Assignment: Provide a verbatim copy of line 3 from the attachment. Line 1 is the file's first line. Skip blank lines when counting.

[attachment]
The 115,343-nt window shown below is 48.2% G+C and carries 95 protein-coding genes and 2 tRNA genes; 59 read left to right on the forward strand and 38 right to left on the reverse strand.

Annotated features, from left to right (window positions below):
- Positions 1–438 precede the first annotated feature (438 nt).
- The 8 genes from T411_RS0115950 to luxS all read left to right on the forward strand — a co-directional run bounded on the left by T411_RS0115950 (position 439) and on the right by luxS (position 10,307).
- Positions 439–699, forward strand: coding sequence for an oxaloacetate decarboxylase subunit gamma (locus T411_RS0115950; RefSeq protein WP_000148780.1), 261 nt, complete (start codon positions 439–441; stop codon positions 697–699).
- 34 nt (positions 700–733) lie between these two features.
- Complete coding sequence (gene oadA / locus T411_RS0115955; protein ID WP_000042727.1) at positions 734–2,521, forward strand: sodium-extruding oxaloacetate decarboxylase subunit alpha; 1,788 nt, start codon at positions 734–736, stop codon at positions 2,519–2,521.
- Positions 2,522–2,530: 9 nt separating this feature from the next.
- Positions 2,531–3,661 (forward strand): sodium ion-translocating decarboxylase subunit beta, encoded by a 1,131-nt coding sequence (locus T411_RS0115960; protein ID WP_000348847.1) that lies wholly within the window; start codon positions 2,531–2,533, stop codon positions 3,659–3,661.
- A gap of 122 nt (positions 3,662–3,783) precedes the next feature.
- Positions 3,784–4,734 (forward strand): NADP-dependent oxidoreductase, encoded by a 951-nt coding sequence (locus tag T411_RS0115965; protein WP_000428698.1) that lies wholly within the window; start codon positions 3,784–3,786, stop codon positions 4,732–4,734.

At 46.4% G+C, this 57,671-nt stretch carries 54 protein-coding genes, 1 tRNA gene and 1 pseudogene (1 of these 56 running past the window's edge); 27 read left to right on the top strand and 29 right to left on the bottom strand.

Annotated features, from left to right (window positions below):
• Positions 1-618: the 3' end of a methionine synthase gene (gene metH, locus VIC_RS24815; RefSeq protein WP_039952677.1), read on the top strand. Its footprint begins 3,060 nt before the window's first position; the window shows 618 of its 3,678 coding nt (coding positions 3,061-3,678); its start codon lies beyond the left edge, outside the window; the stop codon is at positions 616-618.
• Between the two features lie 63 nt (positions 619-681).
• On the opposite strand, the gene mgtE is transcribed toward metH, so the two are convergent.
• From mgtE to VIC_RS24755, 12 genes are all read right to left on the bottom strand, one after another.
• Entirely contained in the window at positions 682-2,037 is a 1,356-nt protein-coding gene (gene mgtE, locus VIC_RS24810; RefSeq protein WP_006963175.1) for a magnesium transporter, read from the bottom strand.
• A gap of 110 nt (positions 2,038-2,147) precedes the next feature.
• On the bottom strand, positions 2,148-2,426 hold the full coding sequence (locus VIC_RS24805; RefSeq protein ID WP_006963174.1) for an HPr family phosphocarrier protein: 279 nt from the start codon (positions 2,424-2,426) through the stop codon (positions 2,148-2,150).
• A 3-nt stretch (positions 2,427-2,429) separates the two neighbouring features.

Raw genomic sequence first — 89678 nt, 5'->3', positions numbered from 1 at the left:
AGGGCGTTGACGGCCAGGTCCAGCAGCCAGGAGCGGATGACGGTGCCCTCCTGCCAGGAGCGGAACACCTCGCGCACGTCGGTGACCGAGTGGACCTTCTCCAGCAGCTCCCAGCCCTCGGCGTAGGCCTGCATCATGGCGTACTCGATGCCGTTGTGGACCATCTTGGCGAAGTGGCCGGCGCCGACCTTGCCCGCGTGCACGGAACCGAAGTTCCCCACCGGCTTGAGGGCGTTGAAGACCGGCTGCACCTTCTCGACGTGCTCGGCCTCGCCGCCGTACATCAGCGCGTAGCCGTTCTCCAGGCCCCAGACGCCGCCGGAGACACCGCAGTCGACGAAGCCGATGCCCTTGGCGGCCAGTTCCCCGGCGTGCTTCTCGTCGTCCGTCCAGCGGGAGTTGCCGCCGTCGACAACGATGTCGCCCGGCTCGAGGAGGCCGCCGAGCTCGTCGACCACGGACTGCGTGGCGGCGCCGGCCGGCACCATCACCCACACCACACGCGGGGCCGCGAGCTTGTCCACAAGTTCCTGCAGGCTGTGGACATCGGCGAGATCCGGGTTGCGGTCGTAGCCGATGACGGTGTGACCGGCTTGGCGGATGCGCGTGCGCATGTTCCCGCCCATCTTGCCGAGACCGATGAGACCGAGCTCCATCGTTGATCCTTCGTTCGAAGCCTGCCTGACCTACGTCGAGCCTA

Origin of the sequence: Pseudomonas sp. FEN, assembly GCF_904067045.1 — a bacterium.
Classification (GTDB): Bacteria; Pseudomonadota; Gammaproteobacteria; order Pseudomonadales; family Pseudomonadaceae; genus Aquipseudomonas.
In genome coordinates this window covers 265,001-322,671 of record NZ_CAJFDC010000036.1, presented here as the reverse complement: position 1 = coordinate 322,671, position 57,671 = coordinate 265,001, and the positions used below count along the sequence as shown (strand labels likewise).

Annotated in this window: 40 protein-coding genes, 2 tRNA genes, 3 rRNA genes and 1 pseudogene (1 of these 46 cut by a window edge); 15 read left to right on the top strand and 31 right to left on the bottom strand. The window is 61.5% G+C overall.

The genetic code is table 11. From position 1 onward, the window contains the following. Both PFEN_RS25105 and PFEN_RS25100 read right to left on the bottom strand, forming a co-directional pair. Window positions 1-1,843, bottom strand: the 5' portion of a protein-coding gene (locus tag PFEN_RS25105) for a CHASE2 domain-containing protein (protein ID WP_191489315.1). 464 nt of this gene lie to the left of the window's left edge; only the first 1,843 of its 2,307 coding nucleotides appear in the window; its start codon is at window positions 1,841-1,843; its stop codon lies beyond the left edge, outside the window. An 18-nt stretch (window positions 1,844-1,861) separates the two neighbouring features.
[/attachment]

- Positions 1–438 precede the first annotated feature (438 nt).